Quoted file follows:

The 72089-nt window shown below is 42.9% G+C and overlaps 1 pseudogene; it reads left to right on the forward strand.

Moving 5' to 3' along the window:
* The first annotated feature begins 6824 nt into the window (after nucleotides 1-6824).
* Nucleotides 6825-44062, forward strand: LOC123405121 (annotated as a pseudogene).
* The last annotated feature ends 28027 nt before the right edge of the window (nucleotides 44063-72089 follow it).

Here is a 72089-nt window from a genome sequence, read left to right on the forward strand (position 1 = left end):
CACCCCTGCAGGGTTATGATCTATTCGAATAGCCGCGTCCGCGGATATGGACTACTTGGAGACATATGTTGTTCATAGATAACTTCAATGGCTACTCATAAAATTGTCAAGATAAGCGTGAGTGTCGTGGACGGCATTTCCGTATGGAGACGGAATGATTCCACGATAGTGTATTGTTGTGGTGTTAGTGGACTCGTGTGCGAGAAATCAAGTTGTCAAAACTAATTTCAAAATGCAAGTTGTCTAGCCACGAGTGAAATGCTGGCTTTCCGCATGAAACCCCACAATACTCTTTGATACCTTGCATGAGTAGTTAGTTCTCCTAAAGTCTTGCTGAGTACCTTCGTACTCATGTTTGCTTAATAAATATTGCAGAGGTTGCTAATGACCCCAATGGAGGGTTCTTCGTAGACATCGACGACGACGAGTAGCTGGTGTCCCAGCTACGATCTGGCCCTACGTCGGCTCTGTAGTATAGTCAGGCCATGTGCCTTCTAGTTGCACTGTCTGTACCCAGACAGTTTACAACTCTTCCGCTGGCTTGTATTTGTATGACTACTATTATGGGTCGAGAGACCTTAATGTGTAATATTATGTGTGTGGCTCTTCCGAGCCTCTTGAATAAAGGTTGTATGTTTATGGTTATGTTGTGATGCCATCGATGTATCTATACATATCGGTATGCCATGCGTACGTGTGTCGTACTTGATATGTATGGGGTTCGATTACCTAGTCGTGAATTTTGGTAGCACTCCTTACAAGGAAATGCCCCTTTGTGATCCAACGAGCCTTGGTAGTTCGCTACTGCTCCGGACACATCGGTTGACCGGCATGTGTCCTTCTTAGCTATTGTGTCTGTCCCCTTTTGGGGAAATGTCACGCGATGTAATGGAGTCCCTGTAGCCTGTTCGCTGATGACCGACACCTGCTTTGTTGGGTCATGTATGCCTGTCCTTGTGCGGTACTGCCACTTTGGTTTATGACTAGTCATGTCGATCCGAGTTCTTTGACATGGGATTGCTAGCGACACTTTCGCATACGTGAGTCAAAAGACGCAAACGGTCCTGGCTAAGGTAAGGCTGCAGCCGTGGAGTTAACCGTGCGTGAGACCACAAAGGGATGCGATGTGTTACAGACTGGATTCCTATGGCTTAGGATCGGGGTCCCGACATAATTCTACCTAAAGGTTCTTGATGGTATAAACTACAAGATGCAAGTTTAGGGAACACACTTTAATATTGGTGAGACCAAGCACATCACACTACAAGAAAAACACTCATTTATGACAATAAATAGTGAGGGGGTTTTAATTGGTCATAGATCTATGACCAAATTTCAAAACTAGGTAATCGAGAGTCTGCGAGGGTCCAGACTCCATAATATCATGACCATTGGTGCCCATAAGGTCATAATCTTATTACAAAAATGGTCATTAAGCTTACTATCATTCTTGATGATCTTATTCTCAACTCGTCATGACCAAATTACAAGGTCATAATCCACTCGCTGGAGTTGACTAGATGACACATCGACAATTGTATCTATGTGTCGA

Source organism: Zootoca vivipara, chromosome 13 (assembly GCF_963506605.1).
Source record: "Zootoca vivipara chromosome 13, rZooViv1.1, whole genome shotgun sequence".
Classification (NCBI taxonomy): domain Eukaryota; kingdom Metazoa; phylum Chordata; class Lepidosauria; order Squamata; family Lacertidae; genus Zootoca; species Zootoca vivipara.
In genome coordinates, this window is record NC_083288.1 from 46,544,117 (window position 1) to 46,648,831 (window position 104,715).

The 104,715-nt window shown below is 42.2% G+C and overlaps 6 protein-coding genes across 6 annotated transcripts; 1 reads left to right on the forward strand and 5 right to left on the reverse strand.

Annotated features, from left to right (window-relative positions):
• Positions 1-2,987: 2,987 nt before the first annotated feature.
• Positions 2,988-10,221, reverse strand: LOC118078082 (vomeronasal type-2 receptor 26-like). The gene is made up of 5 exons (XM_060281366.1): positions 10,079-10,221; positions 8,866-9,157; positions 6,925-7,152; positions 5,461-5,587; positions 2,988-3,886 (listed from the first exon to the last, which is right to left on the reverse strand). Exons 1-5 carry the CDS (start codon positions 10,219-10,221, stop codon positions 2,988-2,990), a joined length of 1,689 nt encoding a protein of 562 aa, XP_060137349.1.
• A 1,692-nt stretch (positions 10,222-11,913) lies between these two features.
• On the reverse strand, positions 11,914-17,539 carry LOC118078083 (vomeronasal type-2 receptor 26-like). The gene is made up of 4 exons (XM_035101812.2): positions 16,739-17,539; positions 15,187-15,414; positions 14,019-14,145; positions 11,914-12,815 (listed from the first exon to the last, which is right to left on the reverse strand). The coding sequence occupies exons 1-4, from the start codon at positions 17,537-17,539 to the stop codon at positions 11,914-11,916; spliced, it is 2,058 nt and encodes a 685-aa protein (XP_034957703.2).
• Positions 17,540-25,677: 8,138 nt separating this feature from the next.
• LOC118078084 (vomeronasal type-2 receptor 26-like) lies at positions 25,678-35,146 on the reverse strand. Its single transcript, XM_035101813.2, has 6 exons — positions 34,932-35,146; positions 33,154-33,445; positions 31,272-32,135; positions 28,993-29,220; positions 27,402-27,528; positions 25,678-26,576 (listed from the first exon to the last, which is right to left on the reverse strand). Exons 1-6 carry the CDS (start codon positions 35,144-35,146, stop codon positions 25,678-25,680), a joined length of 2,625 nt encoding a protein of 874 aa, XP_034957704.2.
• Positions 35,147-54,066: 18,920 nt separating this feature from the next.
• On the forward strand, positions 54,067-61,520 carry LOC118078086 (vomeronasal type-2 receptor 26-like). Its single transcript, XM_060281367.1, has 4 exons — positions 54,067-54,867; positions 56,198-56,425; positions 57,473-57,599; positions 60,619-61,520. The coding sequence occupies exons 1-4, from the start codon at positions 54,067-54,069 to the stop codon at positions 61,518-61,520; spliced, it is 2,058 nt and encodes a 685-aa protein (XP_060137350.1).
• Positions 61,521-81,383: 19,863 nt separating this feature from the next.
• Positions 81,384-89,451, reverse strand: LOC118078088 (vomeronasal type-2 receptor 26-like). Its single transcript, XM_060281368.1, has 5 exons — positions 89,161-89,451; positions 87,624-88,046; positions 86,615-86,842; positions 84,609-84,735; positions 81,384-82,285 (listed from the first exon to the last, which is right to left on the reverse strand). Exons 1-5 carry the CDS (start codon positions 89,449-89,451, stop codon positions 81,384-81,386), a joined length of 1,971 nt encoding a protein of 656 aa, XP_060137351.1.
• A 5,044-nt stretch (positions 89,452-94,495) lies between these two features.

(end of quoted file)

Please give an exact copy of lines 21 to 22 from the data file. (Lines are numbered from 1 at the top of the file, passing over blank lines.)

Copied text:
• On the forward strand, positions 54,067-61,520 carry LOC118078086 (vomeronasal type-2 receptor 26-like). Its single transcript, XM_060281367.1, has 4 exons — positions 54,067-54,867; positions 56,198-56,425; positions 57,473-57,599; positions 60,619-61,520. The coding sequence occupies exons 1-4, from the start codon at positions 54,067-54,069 to the stop codon at positions 61,518-61,520; spliced, it is 2,058 nt and encodes a 685-aa protein (XP_060137350.1).
• Positions 61,521-81,383: 19,863 nt separating this feature from the next.